Being at this point a second time is not easier. This time we have a little girl with medical needs. While she looks better now in the pictures we receive, I long to bring her here to medical care. I envision her using the various therapy toys and equipment we have waiting. I have her specialists picked out based on colleagues recommendations. I just need her. Here. Soon.

Here are some pictures from Auntie Comfort's visits to Afua's orphanage. I can't even put into words what her visits mean to me. It is a lifeline to my sweet girl and I can see they both enjoy spending time together. Precious!!!

Tuesday, March 12, 2013


It has been a tough couple of days. Really, weeks. It started out as vague rumors. Then more information was coming in from reliable sources. And now the Ghana adoption community awaits. There may be changes coming. Changes that will put many orphaned children and adoptive families in limbo. Not know exactly what is happening is worse than having all the information.

We have passed court with Afua. Legally she is our daughter and it should mean that at most this might delay or slow down our process. But it shouldn't prevent our sweet girl from joining our family. But of course we don't know.

All we can do is pray, which is the best thing to do anyway. Adoption journeys are filled with moments where we must relinquish control and operate on faith. This is one of those times.

Monday, March 4, 2013

Home Again

Eric is home from Ghana and we have both been processing a lot since then. It always seems to happen this way, the 5 trips we have taken there always produce a re-evaluation of some sort. The obvious is the way we live, the way we consume and our materialistic culture. When water and propane are scarce as it was in Ghana, our life seems excessive. Too much stuff, too much focus on stuff and too much time spent wanting stuff. Coming home feels overwhelming and there is always a need to purge and live more simply. Not a bad thing entirely

Patrick and Afua

Of course the big highlight for the trip was time spent with Afua at her orphanage. Our biggest hope was that we as her parent, Eric would be able to move her to a foster home, a smaller setting with individualized attention. We did what we could to make it happen, but in the end, she will stay at the orphanage for now. They did allow our dear friend to come and visit Afua in our absence. Knowing that someone will check on her, sing to her, pray over her and snuggle with her does this Momma's heart good.

Everyone saying goodbye to Afua

Eric visited Afua daily for a couple of hours and the rest of the time he spent helping out at the   Fern House. There were some practical needs such as getting propane tanks filled (not as easy as our quick run to the gas station), taking donations and visiting a client at her home. Other tasks included looking at potential future properties, vehicle needs and getting to know all the wonderful people at the Fern House. Eric's days were long but fun filled as he checked things off the to do list.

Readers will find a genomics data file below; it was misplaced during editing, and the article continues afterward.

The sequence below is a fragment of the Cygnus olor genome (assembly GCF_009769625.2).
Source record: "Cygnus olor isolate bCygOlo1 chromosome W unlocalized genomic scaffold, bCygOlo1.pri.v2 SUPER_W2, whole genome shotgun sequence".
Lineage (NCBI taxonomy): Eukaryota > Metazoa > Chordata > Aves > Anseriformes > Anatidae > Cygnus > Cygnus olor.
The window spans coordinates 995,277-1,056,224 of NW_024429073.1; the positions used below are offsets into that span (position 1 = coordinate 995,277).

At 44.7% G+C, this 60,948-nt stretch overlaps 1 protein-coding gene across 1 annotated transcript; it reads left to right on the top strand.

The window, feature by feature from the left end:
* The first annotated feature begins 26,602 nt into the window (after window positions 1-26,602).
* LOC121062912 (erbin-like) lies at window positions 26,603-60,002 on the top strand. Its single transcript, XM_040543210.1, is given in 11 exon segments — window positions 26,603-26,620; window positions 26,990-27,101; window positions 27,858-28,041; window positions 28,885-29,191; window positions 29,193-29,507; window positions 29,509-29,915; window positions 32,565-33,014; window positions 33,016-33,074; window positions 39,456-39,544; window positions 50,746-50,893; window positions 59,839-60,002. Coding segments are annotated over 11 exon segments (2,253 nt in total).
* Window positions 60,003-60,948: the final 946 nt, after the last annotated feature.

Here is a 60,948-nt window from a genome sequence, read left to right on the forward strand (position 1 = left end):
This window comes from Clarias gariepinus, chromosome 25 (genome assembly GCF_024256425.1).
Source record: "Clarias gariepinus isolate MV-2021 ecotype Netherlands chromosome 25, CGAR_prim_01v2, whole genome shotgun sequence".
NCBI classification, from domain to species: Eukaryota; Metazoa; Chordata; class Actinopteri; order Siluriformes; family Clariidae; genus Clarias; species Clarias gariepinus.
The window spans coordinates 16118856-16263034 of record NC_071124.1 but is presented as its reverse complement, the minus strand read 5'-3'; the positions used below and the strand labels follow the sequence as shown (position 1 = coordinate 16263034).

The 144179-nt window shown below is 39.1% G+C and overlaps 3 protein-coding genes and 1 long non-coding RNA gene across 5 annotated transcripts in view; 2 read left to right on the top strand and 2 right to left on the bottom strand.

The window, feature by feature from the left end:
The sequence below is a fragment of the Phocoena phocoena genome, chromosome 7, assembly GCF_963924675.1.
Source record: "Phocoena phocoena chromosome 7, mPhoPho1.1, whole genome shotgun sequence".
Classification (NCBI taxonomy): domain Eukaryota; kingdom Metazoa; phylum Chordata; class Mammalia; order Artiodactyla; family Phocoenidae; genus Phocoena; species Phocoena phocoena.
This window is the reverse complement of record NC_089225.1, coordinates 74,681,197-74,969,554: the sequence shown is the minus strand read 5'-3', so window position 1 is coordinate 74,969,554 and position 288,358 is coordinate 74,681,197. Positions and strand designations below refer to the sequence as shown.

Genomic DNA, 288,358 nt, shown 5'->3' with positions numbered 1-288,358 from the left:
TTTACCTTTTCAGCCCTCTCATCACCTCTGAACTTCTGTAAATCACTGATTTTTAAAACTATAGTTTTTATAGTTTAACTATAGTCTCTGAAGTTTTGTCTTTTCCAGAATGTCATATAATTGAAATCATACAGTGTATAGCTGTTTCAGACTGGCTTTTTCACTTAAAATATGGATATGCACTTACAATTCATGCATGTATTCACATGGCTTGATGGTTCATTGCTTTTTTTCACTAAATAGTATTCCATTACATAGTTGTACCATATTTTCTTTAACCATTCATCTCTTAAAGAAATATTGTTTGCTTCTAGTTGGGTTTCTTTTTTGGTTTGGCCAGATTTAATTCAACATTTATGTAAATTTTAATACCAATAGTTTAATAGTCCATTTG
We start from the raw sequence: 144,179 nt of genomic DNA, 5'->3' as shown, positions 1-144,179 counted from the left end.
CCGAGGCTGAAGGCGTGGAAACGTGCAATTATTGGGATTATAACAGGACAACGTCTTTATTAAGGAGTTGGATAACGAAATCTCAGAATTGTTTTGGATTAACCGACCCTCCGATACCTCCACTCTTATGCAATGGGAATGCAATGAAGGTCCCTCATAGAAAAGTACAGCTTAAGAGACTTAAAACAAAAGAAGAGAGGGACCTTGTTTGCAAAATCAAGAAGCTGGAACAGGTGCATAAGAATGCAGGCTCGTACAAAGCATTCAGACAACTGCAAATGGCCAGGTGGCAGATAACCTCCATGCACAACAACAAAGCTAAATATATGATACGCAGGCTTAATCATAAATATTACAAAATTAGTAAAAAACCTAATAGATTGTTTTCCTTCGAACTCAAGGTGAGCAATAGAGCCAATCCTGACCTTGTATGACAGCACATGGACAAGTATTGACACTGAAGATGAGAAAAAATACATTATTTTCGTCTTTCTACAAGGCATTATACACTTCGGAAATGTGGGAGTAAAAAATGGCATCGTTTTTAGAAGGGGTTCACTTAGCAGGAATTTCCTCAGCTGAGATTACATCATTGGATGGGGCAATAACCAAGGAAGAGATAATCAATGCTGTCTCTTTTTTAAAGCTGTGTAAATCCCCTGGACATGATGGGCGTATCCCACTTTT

Looking for new properties for Fern House

I have to share the neatest story from Eric's trip. Patrick (the gentleman in the first picture) and his wife Esther are expecting their first child in April. Eric was the chairman at Patrick's wedding just over a year ago and he usually drives us to places while in Ghana. We consider him a trusted friend and Eric was excited to spend time with him while running errands in Ghana. Both Patrick and Esther's families live far from Accra  and as Esther's due date has been approaching, they were getting worried about how they will manage. Giving birth in Ghana is very different from here as child and maternal mortality rates are high as well as the access to medical care is challenging.
Esther "practicing" with on of the Fern House babies

As Patrick was helping Eric during the week, he learned that the Fern House helps pregnant women in a crisis situation and he witnessed the great work done there. He offered to help them transport things and be a resource if needed. At the same time, Comfort who runs the Fern House (who is a midwife), learned of Esther's pregnancy and wanted to see how she could help the young couple.

Comfort and Esther
Turns out Esther's baby is breech and one evening, the ladies spent time teaching Esther how to encourage the baby to turn. They poured in so much wisdom and loving care into this young couple and offered them hope as her pregnancy was nearing the end. Now they have a place to turn to, a new hope that wasn't there just a week before. Esther was planning to travel 6 hours away from the city to be with her family in a small village. Having Comfort to seek advice from will be a safer option for mother and baby. In a week's time a worry surrounding this pregnancy is now replaced with great joy. I love it!